Like other communities in the Arthur Kill Watershed, Linden also suffers severe flooding from heavy rains and storms with one of the significant sources of flood water coming from stormwater runoff. Due to a high percentage of impervious cover from houses, roadways, and sidewalks, even small rain events generate a significant amount of stormwater runoff. Over time, these conditions have been exacerbated by the historic loss of coastal wetlands and outdated infrastructure. Nuisance flooding is especially problematic as runoff cannot drain from the area at a sufficient rate to prevent flooding during normal or elevated tidal conditions. Very simply, heavy rainfall is one factor contributing to recurring flooding.

In 2012, Hurricane Sandy caused wide-spread destruction throughout New Jersey and the entire eastern seaboard. The City of Linden was hard hit, and the City’s Tremley Point neighborhood was especially storm-ravaged. Tremley Point, a low-lying community of about 275 homes located at the headwaters of Marshes Creek and in the 100-year floodplain of the Rahway River, is regularly flooded during normal rain events. During Hurricane Sandy, local news outlets reported that a 15-foot tidal surge overtook Tremley Point homes, destroyed roads, and washed up hazardous material such as a 150-gallon diesel tank.

To help communities like Tremley Point recover, the New Jersey Department of Environmental Protection (NJDEP) launched the Blue Acres program under which NJDEP purchases homes from willing sellers at pre-Sandy market values, so residents in areas of repetitive and catastrophic flooding can rebuild their lives outside flood-prone areas. Structures are demolished and the properties are permanently preserved as open space for recreation or conservation purposes. The program began in 1995 and expanded with federal funding after Sandy. The goal of the Blue Acres Program is to dramatically reduce the risk of future catastrophic flood damage and to help families to move out of harm’s way.

As part of the NJDEP Blue Acres Program, Princeton Hydro, in collaboration with the City of Linden, Rutgers University, NJDEP, Phillips 66, National Fish and Wildlife Foundation, New Jersey Corporate Wetlands Restoration Partnership, and Enviroscapes, has undertaken one of the first ecological restoration projects within Blue Acres-acquired properties, which are located in the Tremley Point neighborhood. This project increases storm resiliency by reducing flooding and stormwater runoff by improving the ecological and floodplain function within the former residential properties acquired by the NJDEP Blue Acres Program.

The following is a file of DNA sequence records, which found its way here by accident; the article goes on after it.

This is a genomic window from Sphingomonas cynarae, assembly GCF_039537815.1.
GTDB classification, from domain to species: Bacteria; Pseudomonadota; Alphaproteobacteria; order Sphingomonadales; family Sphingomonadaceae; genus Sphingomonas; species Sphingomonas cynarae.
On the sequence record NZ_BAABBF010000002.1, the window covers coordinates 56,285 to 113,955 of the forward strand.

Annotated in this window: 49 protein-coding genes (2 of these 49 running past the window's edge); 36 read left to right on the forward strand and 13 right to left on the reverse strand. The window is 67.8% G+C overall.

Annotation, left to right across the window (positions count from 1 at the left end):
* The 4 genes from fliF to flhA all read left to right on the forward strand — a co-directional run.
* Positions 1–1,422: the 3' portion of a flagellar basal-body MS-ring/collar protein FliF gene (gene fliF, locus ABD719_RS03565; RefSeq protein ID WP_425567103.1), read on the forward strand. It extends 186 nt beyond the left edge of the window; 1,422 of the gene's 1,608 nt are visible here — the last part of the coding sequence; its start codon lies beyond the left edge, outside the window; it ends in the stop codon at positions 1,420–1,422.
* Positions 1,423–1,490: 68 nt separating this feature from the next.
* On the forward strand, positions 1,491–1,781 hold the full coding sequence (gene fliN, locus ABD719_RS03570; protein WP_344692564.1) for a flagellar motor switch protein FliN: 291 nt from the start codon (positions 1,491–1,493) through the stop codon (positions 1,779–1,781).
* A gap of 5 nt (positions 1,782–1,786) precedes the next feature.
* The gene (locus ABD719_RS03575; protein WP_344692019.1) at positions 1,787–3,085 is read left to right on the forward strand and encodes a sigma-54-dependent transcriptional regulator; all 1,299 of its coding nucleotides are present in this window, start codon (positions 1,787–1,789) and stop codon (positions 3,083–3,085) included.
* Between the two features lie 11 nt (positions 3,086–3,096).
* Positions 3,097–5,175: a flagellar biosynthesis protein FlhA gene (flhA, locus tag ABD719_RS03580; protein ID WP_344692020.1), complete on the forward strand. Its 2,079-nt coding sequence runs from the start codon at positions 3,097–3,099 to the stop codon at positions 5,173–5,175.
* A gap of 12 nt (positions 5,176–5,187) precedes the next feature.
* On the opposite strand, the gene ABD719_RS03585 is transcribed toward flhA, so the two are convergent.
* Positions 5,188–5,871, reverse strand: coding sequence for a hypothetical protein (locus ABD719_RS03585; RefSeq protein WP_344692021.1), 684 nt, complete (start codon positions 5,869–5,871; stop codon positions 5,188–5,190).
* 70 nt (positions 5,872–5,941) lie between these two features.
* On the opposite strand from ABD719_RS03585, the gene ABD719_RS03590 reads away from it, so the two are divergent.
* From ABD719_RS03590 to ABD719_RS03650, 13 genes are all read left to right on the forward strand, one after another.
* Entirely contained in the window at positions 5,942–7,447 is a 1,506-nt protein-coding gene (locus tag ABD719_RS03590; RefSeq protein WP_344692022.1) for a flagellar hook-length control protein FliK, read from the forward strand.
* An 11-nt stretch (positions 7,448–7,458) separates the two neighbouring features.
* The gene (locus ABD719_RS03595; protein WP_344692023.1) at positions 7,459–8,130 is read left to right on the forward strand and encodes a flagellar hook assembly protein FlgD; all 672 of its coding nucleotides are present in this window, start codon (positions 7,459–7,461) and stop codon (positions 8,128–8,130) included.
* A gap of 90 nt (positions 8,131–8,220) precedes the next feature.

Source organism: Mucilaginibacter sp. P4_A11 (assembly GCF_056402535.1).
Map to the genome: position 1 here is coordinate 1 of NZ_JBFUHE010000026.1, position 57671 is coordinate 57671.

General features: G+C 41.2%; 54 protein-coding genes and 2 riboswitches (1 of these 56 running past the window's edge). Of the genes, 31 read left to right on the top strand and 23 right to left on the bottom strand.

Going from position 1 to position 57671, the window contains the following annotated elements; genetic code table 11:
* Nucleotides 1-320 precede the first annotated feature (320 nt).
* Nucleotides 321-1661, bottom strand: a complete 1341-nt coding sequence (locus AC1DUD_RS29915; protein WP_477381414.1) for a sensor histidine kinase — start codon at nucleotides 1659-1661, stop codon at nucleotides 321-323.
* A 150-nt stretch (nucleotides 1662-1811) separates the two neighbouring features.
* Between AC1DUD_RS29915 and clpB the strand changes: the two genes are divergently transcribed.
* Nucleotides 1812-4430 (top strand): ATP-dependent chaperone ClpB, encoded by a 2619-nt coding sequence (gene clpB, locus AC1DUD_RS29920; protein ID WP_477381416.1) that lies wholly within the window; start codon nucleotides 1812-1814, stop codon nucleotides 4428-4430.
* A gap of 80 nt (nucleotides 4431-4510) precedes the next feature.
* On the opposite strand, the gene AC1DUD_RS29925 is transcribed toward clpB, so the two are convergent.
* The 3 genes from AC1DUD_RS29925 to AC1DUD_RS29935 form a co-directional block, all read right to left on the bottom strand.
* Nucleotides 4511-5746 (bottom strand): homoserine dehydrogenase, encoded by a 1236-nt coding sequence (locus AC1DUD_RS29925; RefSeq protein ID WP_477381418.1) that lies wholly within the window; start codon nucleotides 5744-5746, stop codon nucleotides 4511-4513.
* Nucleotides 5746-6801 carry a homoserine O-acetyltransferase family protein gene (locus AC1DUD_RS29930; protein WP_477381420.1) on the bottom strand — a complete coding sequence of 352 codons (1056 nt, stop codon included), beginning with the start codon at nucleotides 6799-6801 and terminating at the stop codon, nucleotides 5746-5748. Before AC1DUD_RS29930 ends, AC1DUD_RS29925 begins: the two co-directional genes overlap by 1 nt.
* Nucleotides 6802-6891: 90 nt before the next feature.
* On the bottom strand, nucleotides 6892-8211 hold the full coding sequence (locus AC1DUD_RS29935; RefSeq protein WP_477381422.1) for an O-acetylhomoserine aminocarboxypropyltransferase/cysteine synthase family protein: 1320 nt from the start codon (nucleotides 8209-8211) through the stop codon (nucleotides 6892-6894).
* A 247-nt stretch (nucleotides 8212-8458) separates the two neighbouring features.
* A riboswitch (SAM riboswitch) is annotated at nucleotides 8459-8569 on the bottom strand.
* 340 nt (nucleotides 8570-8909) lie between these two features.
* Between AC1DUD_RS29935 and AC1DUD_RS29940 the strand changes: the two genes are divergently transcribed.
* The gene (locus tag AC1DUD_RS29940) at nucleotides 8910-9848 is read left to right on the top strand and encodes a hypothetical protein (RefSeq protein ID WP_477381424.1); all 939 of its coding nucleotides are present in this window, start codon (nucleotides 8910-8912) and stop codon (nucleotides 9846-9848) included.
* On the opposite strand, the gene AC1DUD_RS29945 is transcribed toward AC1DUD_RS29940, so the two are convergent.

The City of Linden Blue Acres restoration project increases storm resiliency by reducing flooding and stormwater runoff by improving the ecological and floodplain function within the former residential properties acquired by the NJDEP Blue Acres Program.

The project includes the development and implementation of an on-the-ground green infrastructure-focused floodplain enhancement design involving the restoration of native coastal floodplain forest and meadow, as well as floodplain wetlands. The restored area provides natural buffering to storm surge and enhances floodplain functions to capture, infiltrate, store, and slow excess stormwater to reduce the risk of future flood damage. In addition, it restores natural habitat and provides public recreation access on NJDEP Blue Acres property.

The design includes re-planting the parcels and the installation of a walking path through part of the area. It also includes the creation of a floodplain bench for the adjacent drainage ditch, an unnamed tributary to Marshes Creek. A floodplain bench is a low-lying area adjacent to a stream or river constructed to allow for regular flooding in these areas. Site improvements include grading of the floodplain bench and minor depressional area; 6-12-inches of tilling, soil amendment, and planting within the planting area; and construction of the gravel pathway.